Building a better bread—and more—at Patisserie 46
John Kraus rolled into town last winter with a pastry resumé like a prizefighter’s knockout right cross: winner of a Food Network Chocolate Challenge, named twice by Pastry Art and Design Magazine as one of the “Top 10 Pastry Chefs in America” (2005 and 2006), and a 10-year holder of one of the most prestigious pastry positions in the United States, chef de cuisine at Chicago’s French Pastry School. Holy cats! Still, I tried not to be too star-struck when I visited Kraus’s new bakery, Patisserie 46. After all, lots of pastry competitions are won by things like an all-sugar Cathedral of Notre Dame. Maybe this place would be full of inedible showpieces! ¶ There’s no Notre Dame, but, yes, wonders abound. Like the Harriet, oh, the Harriet. Named for the Minneapolis lake nearest the shop, this little cake is as green and velvety as Kermit the frog, which seems like a very curious thing for a cake to be, until you learn it’s that way because of pistachio- and white-chocolate paste forced through an air compressor, a technique that results in tiny chocolate particles that look to the eye like velvet, and read on the palate as the free-floating purest essence of pistachio—and that’s only the exterior millimeter of the pastry! Inside that is a layer of real Bavarian cream made with pistachio paste, and inside that an exquisite bell of frozen gelatin made with fresh rhubarb and strawberries poached with a vanilla bean. Maneuver your fork so that you get all the layers in a single bite and—heavens! It’s fresh and intense, layered with flavor, and yet each flavor sings with its own clear note. As a whole, the dessert is entirely French and entirely local. John Kraus, please accept some more awards because that’s a game changer.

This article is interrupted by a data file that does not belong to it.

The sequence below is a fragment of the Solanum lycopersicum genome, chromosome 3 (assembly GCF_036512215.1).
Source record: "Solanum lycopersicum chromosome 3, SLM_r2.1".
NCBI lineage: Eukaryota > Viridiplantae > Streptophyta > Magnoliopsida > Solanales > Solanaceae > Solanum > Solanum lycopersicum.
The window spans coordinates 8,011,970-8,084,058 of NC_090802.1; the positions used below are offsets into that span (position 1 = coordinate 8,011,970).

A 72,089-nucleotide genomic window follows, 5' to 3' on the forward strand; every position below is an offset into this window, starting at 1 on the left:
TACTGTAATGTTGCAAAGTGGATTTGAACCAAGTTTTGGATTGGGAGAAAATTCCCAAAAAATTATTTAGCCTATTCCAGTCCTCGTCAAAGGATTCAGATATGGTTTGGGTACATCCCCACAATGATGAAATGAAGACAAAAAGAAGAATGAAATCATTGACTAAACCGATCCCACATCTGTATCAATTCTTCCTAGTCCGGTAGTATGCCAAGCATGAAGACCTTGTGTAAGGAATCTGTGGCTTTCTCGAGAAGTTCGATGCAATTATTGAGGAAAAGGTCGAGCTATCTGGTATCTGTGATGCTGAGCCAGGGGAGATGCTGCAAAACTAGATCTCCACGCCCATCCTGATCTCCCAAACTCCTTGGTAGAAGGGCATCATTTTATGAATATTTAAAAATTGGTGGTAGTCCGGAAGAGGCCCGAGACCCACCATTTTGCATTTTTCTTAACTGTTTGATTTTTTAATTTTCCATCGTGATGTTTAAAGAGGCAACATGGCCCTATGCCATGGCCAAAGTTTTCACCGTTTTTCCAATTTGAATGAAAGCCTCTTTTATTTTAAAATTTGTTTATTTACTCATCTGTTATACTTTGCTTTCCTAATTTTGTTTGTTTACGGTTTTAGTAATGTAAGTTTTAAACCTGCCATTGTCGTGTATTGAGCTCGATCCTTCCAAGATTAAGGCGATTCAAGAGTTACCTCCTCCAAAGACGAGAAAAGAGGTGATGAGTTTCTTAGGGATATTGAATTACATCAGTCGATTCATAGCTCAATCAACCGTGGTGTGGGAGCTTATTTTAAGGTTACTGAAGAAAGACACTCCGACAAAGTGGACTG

But not as much of a game changer as one of his breads, called La Mîche. La Mîche, you haunt my dreams. And if you are a bread nerd, a bread connoisseur, or even anything more than an interested bread eater, it will haunt your dreams as well. I dare say it’s the best bread ever made in Minnesota, and I would put it head-to-head with any bread in the world. The world! It’s made with whole-grain flour freshly milled in Fountain City, and a special wild-yeast starter that Kraus has been cultivating for the last five years. It rises and proofs for a full three days. The result is like nothing I’ve ever had, meatier than a mushroom, weighty as a chicken dinner, tender as pound cake, and simply echoing with layers and layers of flavor. The thing is gargantuan, far bigger than a breadbox. And while a whole $12 loaf makes a great centerpiece for parties, please know it’s traditional to buy these loaves by the quarter- or half-loaf.
Traditional where? In Paris, of course. Because actually, I lied: this bread is like something I’ve had, the signature bread at the world’s best bakery, Paris’s Poilâne. Oh, by the by, Patisserie 46 also has great coffee, meaningful croissants, provocative gelato, a warm and welcoming fireplace, and a charming outdoor patio. It’s a world-class prizefighter’s knockout, delivered in bread and pastry.
One of the country’s most esteemed bakers might just be making some of the best bread in America.
Ideal Meal: Don’t miss La Mîche, the wild-yeast whole-grain bread. It’s truly profound. Tip: Look for seasonal Bavarians, like strawberry-rhubarb or spiced apple. Hours: 7 a.m–6 p.m. Tuesday–Saturday; 7 a.m–2 p.m. Sunday Prices: Most pastries are $2 to $4. You can spend up to $12 on a whole La Mîche, though most people buy quarters of the loaf. Address: Patisserie 46, 4552 Grand Ave. S., Mpls., 612-354-3257, patisserie46.com